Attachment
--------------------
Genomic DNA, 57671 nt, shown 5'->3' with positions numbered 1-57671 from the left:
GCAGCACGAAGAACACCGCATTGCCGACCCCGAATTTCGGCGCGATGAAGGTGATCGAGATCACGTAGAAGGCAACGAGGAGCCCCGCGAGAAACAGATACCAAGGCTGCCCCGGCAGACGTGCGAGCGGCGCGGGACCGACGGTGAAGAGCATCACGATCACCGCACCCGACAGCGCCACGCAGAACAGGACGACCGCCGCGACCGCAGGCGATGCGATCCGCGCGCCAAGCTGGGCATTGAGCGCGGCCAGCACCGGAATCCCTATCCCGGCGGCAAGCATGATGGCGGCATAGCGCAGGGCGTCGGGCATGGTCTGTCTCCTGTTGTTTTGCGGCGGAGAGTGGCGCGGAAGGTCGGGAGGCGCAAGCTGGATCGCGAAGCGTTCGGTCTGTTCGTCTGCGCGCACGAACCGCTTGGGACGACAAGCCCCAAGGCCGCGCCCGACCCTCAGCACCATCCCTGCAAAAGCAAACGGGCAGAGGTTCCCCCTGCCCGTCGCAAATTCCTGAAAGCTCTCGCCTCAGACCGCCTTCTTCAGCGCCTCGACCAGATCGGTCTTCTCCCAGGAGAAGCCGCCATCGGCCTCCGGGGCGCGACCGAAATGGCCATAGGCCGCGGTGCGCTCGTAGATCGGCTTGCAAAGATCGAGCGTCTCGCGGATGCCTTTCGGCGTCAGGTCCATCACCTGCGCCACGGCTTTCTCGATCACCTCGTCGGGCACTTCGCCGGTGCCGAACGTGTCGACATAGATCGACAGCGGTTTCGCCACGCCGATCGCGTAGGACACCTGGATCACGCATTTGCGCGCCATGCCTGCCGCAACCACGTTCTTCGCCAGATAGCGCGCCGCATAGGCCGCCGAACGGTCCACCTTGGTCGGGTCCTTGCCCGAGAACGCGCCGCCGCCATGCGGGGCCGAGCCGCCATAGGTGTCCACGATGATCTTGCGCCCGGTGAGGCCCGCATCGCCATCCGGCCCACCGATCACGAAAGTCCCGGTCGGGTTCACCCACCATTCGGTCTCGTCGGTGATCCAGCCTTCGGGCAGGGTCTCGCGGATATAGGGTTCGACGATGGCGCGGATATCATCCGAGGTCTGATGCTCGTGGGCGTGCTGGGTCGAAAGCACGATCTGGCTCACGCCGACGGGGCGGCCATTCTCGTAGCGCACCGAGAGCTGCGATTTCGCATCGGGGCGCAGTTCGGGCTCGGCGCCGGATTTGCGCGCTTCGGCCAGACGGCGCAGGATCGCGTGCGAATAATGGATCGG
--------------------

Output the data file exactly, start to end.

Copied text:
Genomic DNA, 57671 nt, shown 5'->3' with positions numbered 1-57671 from the left:
GCAGCACGAAGAACACCGCATTGCCGACCCCGAATTTCGGCGCGATGAAGGTGATCGAGATCACGTAGAAGGCAACGAGGAGCCCCGCGAGAAACAGATACCAAGGCTGCCCCGGCAGACGTGCGAGCGGCGCGGGACCGACGGTGAAGAGCATCACGATCACCGCACCCGACAGCGCCACGCAGAACAGGACGACCGCCGCGACCGCAGGCGATGCGATCCGCGCGCCAAGCTGGGCATTGAGCGCGGCCAGCACCGGAATCCCTATCCCGGCGGCAAGCATGATGGCGGCATAGCGCAGGGCGTCGGGCATGGTCTGTCTCCTGTTGTTTTGCGGCGGAGAGTGGCGCGGAAGGTCGGGAGGCGCAAGCTGGATCGCGAAGCGTTCGGTCTGTTCGTCTGCGCGCACGAACCGCTTGGGACGACAAGCCCCAAGGCCGCGCCCGACCCTCAGCACCATCCCTGCAAAAGCAAACGGGCAGAGGTTCCCCCTGCCCGTCGCAAATTCCTGAAAGCTCTCGCCTCAGACCGCCTTCTTCAGCGCCTCGACCAGATCGGTCTTCTCCCAGGAGAAGCCGCCATCGGCCTCCGGGGCGCGACCGAAATGGCCATAGGCCGCGGTGCGCTCGTAGATCGGCTTGCAAAGATCGAGCGTCTCGCGGATGCCTTTCGGCGTCAGGTCCATCACCTGCGCCACGGCTTTCTCGATCACCTCGTCGGGCACTTCGCCGGTGCCGAACGTGTCGACATAGATCGACAGCGGTTTCGCCACGCCGATCGCGTAGGACACCTGGATCACGCATTTGCGCGCCATGCCTGCCGCAACCACGTTCTTCGCCAGATAGCGCGCCGCATAGGCCGCCGAACGGTCCACCTTGGTCGGGTCCTTGCCCGAGAACGCGCCGCCGCCATGCGGGGCCGAGCCGCCATAGGTGTCCACGATGATCTTGCGCCCGGTGAGGCCCGCATCGCCATCCGGCCCACCGATCACGAAAGTCCCGGTCGGGTTCACCCACCATTCGGTCTCGTCGGTGATCCAGCCTTCGGGCAGGGTCTCGCGGATATAGGGTTCGACGATGGCGCGGATATCATCCGAGGTCTGATGCTCGTGGGCGTGCTGGGTCGAAAGCACGATCTGGCTCACGCCGACGGGGCGGCCATTCTCGTAGCGCACCGAGAGCTGCGATTTCGCATCGGGGCGCAGTTCGGGCTCGGCGCCGGATTTGCGCGCTTCGGCCAGACGGCGCAGGATCGCGTGCGAATAATGGATCGG